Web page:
Unexplained Infertility

Being given the diagnosis of unexplained infertility can be confusing and frustrating. It can be hard not to know the exact cause of why you’re struggling to conceive. However it is very common, affecting around 1 in 4 with infertility. Here we talk about how it is diagnosed and the chances of conceiving after receiving a diagnosis.

What is unexplained infertility?

Unexplained infertility is when no cause of infertility can be found in either partner. That means the woman is ovulating regularly, has open fallopian tubes with no adhesions, fibrous growths or endometriosis and the man has normal sperm. Intercourse must also be taking place frequently, at least twice a week, particularly around the time of ovulation, and the couple must have been trying to conceive for the previous one to two years.

In the UK, unexplained infertility accounts for around 1 in 4 cases of infertility. 

What are the indicators?

Unexplained infertility is where both partners or a person with a uterus and sperm donor have normal test results but are still struggling to conceive. As such the main indicator is being unable to conceive for an extended period despite having regular intercourse.

What tests can be done?

Unexplained infertility is always a diagnosis of elimination. That means doctors must test for the possible causes of infertility and only diagnose your case as unexplained once you and your partner (if you have one) have been fully evaluated. 

An unexplained infertility diagnosis may be given if:

  • There are no serious uterine fertility issues. (Evaluated with a hysteroscopy.)
  • You are ovulating regularly. (Confirmed with a progesterone test)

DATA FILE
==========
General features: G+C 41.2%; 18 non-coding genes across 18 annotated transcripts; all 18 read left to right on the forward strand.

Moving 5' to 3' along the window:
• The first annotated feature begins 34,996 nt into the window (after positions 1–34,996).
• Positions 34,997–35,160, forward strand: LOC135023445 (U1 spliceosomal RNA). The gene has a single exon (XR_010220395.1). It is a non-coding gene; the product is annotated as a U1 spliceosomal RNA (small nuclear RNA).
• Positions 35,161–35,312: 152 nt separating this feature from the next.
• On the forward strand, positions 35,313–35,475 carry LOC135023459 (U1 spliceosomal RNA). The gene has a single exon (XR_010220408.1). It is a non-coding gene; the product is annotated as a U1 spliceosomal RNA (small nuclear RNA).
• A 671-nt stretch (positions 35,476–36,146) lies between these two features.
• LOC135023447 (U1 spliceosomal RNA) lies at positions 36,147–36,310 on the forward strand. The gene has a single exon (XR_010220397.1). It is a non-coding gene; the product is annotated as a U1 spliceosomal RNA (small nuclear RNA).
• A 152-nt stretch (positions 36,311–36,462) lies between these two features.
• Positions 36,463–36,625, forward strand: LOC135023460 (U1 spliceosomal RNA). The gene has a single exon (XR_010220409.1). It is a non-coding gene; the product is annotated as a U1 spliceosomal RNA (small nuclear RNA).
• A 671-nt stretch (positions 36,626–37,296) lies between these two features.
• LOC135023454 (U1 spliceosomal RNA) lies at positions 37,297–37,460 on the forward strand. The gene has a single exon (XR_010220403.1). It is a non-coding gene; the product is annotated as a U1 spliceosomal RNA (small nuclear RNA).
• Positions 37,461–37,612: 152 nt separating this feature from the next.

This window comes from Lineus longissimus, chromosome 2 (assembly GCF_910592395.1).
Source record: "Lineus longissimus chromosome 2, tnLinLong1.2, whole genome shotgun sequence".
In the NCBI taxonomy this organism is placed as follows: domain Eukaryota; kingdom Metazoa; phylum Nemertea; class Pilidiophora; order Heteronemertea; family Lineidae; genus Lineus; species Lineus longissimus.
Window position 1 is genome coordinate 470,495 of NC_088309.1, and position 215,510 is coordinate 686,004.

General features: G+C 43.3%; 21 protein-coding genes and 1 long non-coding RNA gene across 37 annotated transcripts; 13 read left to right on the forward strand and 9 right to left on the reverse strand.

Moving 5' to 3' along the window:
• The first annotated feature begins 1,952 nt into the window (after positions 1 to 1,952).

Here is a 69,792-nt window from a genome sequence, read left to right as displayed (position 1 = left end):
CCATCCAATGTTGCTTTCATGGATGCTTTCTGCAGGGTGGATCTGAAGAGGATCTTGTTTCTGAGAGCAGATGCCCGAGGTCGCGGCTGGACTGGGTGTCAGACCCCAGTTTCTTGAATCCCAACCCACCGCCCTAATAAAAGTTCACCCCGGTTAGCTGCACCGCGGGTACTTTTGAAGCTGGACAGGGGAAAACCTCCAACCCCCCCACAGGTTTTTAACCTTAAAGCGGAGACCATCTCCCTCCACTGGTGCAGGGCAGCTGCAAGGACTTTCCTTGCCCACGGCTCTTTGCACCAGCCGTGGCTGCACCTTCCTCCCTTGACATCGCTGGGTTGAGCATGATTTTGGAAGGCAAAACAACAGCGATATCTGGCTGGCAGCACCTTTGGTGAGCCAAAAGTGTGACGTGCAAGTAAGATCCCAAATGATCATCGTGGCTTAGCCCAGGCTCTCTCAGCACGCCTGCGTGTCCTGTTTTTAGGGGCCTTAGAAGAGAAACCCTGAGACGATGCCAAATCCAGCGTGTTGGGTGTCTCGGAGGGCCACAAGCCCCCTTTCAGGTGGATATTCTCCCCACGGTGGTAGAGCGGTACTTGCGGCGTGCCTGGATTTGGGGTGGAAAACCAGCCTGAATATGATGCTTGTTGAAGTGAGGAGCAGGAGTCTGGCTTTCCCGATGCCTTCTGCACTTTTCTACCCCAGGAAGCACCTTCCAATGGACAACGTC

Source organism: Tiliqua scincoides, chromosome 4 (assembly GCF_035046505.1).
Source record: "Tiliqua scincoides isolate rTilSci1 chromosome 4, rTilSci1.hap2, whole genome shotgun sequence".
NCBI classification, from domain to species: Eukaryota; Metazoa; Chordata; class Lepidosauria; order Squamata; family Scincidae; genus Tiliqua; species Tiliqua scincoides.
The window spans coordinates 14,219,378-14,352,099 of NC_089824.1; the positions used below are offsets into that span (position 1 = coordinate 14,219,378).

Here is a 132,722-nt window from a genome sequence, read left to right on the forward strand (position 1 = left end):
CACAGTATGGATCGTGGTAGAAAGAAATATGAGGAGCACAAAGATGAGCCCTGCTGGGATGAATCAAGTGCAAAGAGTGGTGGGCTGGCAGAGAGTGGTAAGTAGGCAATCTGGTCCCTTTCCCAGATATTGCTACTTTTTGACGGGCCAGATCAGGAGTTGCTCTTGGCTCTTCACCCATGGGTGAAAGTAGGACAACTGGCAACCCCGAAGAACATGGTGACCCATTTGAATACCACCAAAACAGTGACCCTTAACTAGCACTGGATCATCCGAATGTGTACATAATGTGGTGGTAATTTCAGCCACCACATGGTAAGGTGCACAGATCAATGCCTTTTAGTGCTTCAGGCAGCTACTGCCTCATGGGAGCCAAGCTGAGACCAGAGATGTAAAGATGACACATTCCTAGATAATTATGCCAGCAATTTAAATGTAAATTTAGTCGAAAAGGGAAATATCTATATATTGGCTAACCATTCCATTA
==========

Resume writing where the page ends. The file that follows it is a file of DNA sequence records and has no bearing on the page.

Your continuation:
• Your fallopian tubes are open and healthy. (Evaluated with a scan called HSG.)
  • Your ovarian reserves are good. (Evaluated with AMH or FSH and/or an antral follicle count.)
  • Your partner’s semen analysis is normal (including total count, sperm movement, and sperm shape.)

Unexplained infertility can be a controversial diagnosis because sometimes people are given it when actually they haven’t had all the tests needed.

How can unexplained infertility be managed?

Currently UK guidelines say that clomifene citrate (or other fertility drugs taken by mouth) should not be offered because it has not been found to improve the chance of pregnancy compared with trying for a baby naturally.

If you have been trying to conceive through regular unprotected sexual intercourse for 1 – 2 years (this can include 1 year of trying before you had your fertility tests) and have not become pregnant, you may be offered IVF on the NHS depending on local guidelines. 

If you aren’t eligible for NHS treatment you may wish to consider self funding IUI or IVF.  

It is still possible to conceive at home with unexplained infertility, although the chances of success are unfortunately lower than for those without. You may wish to continue to try at home while waiting for treatment or if treatment options aren’t available to you for financial or personal reasons. 

You may also wish to try lifestyle changes such as stopping smoking if you do, reducing alcohol consumption and maintaining a healthy weight.

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